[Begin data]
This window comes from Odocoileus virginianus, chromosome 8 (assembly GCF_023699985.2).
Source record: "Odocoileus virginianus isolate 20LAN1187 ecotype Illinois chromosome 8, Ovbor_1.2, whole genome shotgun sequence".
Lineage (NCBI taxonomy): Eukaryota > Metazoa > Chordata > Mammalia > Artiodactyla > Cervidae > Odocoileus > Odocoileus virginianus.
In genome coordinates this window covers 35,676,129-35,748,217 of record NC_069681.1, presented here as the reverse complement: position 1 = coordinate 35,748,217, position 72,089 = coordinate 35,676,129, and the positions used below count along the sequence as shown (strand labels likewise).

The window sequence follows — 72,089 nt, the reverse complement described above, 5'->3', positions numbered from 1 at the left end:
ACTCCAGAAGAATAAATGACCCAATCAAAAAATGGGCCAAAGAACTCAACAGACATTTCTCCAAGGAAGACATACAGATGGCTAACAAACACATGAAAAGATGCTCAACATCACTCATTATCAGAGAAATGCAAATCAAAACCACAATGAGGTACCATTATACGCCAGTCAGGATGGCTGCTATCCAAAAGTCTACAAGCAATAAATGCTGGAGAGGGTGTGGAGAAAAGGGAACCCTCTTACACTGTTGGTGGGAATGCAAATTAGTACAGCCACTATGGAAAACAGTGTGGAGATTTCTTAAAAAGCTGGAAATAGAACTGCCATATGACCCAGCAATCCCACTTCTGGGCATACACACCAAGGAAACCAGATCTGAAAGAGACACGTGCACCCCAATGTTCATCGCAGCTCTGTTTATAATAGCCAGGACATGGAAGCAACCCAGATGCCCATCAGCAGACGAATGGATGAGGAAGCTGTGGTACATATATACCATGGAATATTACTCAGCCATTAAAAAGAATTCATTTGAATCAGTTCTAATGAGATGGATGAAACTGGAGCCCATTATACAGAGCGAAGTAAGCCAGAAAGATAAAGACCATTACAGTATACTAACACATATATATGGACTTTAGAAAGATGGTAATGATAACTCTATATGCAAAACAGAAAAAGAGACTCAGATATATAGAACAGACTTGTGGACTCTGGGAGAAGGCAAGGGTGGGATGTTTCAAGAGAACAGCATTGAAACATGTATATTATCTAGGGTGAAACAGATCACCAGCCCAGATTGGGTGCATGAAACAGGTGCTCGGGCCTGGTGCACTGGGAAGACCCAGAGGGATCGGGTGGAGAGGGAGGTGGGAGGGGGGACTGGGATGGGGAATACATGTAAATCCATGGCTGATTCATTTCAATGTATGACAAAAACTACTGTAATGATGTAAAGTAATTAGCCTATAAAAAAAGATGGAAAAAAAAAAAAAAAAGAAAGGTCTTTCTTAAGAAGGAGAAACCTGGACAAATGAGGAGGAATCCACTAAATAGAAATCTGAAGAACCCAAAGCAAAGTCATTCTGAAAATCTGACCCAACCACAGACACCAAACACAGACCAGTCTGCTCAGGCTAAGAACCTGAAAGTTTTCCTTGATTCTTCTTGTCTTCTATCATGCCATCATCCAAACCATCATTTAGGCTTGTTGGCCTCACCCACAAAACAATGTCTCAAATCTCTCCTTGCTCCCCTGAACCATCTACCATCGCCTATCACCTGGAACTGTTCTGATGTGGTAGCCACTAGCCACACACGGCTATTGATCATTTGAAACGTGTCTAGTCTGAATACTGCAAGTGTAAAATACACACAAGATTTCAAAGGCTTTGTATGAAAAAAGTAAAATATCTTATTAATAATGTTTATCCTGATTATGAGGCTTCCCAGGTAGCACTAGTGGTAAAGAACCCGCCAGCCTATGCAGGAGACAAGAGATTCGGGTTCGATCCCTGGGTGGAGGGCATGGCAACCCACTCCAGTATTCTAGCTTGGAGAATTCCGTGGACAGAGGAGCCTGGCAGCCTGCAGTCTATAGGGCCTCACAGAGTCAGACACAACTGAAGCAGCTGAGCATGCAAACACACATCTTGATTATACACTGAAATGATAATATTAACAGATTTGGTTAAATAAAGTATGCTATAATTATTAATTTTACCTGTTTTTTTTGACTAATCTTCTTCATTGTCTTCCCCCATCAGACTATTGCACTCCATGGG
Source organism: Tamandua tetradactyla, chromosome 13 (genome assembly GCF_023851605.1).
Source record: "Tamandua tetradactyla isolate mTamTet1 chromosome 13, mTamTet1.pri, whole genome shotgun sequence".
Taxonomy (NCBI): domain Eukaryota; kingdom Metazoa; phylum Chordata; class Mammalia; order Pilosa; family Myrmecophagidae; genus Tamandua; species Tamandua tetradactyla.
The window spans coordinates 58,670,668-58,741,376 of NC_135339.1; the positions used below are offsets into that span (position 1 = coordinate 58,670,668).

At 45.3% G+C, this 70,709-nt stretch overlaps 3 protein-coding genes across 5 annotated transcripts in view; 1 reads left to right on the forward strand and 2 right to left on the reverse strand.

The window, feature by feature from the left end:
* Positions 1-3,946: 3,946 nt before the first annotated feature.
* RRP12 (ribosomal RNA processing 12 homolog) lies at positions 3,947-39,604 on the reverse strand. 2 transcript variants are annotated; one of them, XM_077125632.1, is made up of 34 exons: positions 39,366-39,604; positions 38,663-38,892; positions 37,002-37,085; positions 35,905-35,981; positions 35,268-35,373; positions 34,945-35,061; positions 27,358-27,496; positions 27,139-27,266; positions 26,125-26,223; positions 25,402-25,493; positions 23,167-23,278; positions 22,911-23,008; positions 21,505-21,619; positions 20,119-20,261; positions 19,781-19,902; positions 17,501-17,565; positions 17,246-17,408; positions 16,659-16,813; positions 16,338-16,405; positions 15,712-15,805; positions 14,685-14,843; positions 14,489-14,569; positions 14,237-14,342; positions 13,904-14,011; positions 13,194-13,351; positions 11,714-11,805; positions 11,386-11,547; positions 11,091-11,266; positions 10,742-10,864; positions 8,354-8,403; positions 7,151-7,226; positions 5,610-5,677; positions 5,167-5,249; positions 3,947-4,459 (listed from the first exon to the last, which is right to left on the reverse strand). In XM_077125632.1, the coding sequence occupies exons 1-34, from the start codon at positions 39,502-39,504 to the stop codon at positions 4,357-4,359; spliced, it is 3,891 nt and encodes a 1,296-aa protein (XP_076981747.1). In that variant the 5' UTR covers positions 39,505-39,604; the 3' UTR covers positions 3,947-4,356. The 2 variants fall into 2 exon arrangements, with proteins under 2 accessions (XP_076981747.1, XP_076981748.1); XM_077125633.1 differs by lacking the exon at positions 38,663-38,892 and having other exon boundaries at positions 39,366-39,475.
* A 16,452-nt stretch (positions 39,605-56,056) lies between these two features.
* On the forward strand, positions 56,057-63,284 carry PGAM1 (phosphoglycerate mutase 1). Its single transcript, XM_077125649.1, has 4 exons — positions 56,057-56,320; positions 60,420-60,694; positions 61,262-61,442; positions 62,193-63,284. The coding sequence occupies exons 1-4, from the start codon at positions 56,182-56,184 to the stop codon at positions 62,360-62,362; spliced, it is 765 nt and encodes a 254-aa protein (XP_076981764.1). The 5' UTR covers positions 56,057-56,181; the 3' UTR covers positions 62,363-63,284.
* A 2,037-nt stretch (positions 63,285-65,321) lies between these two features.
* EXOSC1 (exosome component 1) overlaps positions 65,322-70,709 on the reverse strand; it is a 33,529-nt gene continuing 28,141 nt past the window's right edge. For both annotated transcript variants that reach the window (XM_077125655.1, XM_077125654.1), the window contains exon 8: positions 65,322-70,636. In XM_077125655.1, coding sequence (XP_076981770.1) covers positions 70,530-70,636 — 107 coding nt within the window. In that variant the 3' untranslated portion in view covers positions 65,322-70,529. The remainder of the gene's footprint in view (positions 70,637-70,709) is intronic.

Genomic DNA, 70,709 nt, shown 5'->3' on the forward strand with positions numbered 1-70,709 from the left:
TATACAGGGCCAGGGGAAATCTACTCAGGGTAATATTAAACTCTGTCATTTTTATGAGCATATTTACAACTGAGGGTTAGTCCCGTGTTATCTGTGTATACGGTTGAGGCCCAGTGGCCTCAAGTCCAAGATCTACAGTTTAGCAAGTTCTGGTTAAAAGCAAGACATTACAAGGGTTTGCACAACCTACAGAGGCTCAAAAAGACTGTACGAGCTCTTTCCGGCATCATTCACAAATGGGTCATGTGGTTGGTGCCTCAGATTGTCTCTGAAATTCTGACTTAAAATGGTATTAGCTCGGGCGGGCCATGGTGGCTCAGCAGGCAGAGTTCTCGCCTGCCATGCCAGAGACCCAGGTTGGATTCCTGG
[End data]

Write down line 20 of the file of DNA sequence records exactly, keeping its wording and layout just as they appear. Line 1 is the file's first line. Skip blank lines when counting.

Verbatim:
TATACAGGGCCAGGGGAAATCTACTCAGGGTAATATTAAACTCTGTCATTTTTATGAGCATATTTACAACTGAGGGTTAGTCCCGTGTTATCTGTGTATACGGTTGAGGCCCAGTGGCCTCAAGTCCAAGATCTACAGTTTAGCAAGTTCTGGTTAAAAGCAAGACATTACAAGGGTTTGCACAACCTACAGAGGCTCAAAAAGACTGTACGAGCTCTTTCCGGCATCATTCACAAATGGGTCATGTGGTTGGTGCCTCAGATTGTCTCTGAAATTCTGACTTAAAATGGTATTAGCTCGGGCGGGCCATGGTGGCTCAGCAGGCAGAGTTCTCGCCTGCCATGCCAGAGACCCAGGTTGGATTCCTGG